Who else have you become friends with?
Natalie Casey and Kathryn Drysdale from Two Pints, Paul Keaton who I did Little Shop Of Horrors with. There isn’t anyone I haven’t got on with. Although I have worked with some amazing people I was a bit nervous of.
I was nervous going on to the set of Quartet where you’ve got Dustin Hoffman directing and the greats like Dame Maggie Smith and Pauline Collins. I thought, ‘What are they going to make of this little common thing?’ But they couldn’t have been any nicer. I was going on to play Hedda Gabler at the Old Vic and Maggie sent me an opening night gift. On the card above the word ‘Smith’ she put ticks because we’re both Smiths.
You do have a surreal life, would you agree?
I feel so lucky because this is so insane. It’s hilarious that I’m being chased around a room by a pelican and then two minutes later I’m doing Shakespeare on stage. My mates from school take the mickey saying my job is bonkers and I do get embarrassed – I’m not going down the mines or saving lives, am I? I just have to pinch myself.
There have been a lot of ‘pinch me’ moments lately, no? The Emmys, the Baftas...
[Blows a raspberry] Now that, to me, sounds like you’re winding me up. It’s so surreal.
How do you feel about Hollywood and fitting in with that scene? The juice diets and the running around the canyons. Is that for you?
I can’t imagine doing any of that but maybe once you’re out there that’s the lifestyle you’re drawn to. I’d be the one finding the nearest pizza joint! They do big portion sizes in the States, so I think I’d be all right. A lot of people do the pilot season but so far I’ve not had time.
Your dad turned up to the Legally Blonde The Musical opening night with a ‘Daddy’s Girl’ T-shirt on? Did any part of you go ‘Daaaaad! No!’
I do that to my mum sometimes, she’ll pull out a signed picture and I’m like, “Mum! Why have you got those in your handbag?!” I do get embarrassed but I know it’s from a place of pride. Most of what I do is to make them proud and I love it when they come down to the theatre – they bring bus trips down. I hosted the Olivier Awards this year and Dad came in his dicky bow.
On our shoot you called yourself ‘the lonely dog lady from Crouch End’, which was funny but does that bother you?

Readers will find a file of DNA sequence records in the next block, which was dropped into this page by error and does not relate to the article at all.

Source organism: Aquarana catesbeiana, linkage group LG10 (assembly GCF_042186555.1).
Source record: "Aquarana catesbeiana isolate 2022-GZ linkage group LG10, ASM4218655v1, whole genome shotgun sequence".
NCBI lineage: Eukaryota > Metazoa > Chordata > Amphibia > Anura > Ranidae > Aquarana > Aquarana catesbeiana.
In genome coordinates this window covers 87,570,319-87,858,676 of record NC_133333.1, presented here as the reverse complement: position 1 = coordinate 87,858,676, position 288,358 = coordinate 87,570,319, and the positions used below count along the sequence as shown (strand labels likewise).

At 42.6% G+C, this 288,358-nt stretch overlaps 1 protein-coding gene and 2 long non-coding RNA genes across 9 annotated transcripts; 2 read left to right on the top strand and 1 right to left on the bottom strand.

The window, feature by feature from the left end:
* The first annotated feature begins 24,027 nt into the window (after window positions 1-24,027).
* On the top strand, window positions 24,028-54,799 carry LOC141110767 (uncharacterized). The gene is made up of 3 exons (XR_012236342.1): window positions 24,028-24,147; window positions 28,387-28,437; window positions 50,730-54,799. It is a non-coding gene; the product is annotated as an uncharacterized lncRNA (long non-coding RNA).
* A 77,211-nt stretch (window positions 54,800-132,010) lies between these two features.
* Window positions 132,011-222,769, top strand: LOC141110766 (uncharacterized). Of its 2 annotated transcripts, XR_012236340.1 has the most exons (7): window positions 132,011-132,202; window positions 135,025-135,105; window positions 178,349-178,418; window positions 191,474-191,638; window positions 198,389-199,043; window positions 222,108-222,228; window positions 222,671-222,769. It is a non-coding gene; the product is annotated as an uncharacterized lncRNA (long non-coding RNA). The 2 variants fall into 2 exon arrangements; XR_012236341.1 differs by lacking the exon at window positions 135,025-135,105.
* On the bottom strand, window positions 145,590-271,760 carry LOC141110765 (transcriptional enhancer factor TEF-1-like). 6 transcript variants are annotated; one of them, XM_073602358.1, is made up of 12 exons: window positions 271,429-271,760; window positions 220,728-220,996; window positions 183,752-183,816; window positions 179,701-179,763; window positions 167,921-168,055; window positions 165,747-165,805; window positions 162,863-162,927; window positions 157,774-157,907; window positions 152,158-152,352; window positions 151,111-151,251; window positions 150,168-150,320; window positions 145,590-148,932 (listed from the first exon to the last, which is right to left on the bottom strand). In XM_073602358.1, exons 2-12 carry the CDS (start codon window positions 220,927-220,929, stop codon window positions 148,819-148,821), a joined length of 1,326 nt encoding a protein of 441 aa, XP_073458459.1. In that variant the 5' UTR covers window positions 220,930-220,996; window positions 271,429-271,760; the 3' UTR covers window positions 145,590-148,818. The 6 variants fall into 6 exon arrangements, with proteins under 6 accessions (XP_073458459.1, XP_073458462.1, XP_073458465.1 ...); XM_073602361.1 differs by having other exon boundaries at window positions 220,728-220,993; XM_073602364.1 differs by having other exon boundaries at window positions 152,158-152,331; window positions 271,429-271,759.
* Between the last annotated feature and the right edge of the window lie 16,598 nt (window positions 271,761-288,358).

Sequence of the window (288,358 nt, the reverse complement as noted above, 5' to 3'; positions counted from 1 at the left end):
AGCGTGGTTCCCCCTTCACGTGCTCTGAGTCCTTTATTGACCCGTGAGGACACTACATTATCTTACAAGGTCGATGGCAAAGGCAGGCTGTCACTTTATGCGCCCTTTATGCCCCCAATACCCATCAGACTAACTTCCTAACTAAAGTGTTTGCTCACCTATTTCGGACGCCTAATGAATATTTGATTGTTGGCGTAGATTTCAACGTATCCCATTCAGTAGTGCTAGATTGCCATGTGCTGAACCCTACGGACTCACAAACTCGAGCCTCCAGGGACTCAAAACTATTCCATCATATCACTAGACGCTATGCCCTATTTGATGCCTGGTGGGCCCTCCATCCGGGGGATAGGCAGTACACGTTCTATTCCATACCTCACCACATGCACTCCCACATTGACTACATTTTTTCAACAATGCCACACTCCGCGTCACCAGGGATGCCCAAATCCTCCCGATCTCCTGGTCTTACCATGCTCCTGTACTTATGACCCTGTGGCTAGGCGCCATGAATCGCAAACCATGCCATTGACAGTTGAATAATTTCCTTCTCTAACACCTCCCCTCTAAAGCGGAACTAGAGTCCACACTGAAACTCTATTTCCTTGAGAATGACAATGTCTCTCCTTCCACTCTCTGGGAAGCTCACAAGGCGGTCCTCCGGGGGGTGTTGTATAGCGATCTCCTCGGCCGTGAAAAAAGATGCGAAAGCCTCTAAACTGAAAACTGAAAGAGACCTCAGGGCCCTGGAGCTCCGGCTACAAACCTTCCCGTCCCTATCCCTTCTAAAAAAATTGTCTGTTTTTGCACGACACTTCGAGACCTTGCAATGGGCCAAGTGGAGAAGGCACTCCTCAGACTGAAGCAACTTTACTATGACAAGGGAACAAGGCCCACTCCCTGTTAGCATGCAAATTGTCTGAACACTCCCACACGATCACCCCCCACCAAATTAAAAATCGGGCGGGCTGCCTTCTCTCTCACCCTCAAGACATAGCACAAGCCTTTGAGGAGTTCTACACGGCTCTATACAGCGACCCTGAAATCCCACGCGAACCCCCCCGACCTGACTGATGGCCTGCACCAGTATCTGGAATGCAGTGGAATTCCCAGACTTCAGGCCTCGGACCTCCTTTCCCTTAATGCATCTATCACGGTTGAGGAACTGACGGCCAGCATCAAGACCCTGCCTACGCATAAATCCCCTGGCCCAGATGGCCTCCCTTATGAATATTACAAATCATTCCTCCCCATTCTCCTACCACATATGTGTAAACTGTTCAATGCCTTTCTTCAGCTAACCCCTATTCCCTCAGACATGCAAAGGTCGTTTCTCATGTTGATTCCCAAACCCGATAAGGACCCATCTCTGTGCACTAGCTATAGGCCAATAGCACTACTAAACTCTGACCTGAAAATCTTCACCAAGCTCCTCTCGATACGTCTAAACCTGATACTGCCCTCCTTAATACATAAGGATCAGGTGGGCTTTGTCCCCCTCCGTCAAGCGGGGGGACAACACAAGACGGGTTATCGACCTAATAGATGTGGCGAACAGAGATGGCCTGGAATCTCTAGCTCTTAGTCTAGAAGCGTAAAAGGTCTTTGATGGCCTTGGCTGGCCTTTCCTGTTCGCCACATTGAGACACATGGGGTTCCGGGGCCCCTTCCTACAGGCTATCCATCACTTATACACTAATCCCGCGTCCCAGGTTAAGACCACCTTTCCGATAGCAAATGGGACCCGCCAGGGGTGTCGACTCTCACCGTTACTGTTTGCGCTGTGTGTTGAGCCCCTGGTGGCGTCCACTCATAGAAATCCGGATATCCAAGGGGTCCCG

Maybe deep down. I often get asked in interviews: “Why are you still single?” and I just think, because it hasn’t happened yet. I’m not running out of time, I’m only 32. They never ask men though. It’s only the women – tick tock, tick tock. Although, obviously, it would have been nice to take a partner to New York [for the International Emmys]. I should have held auditions.
You could have done it on Twitter – you used Twitter to bring back your kidnapped dog.
I did! I have three dogs, Enid, Trish and Barry Manilow. Someone kicked a hole in the fence and Enid was taken. I was hysterical, running around the streets with bare feet, screaming her name in the rain. I put it on Twitter and everyone re-tweeted it – Chris Moyles mentioned it on BBC Radio 1, Phillip Schofield showed a picture on This Morning – and the next morning she got dumped back. It was so lucky.
One of your Legally Blonde co-stars was a chihuahua, yes?
We had five chihuahuas and two bulldogs and they had to swap around so they weren’t tired. I spent more time in the dog dressing room than I did in my own! I was always stinking of dog on stage. I took them home to bond. We had sleepovers.
Did you have pets growing up?
I wasn’t allowed but if I found strays, I could keep them. I used to take dogs out of the neighbours’ gardens and take their collars off but Mum and Dad knew. When I bought a house, getting a dog was the first thing I did. I wanted the house so I could get the dog!